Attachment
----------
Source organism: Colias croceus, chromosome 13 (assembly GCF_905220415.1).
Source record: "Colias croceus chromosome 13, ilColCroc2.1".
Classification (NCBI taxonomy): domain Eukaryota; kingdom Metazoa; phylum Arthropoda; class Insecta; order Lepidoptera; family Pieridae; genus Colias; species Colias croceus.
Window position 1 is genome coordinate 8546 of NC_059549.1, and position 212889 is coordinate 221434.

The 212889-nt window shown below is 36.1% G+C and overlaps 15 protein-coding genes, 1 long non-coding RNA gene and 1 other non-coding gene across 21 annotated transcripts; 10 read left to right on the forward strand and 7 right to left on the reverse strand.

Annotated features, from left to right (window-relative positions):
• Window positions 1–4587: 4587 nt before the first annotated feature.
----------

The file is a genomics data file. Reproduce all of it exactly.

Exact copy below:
Source organism: Colias croceus, chromosome 13 (assembly GCF_905220415.1).
Source record: "Colias croceus chromosome 13, ilColCroc2.1".
Classification (NCBI taxonomy): domain Eukaryota; kingdom Metazoa; phylum Arthropoda; class Insecta; order Lepidoptera; family Pieridae; genus Colias; species Colias croceus.
Window position 1 is genome coordinate 8546 of NC_059549.1, and position 212889 is coordinate 221434.

The 212889-nt window shown below is 36.1% G+C and overlaps 15 protein-coding genes, 1 long non-coding RNA gene and 1 other non-coding gene across 21 annotated transcripts; 10 read left to right on the forward strand and 7 right to left on the reverse strand.

Annotated features, from left to right (window-relative positions):
• Window positions 1–4587: 4587 nt before the first annotated feature.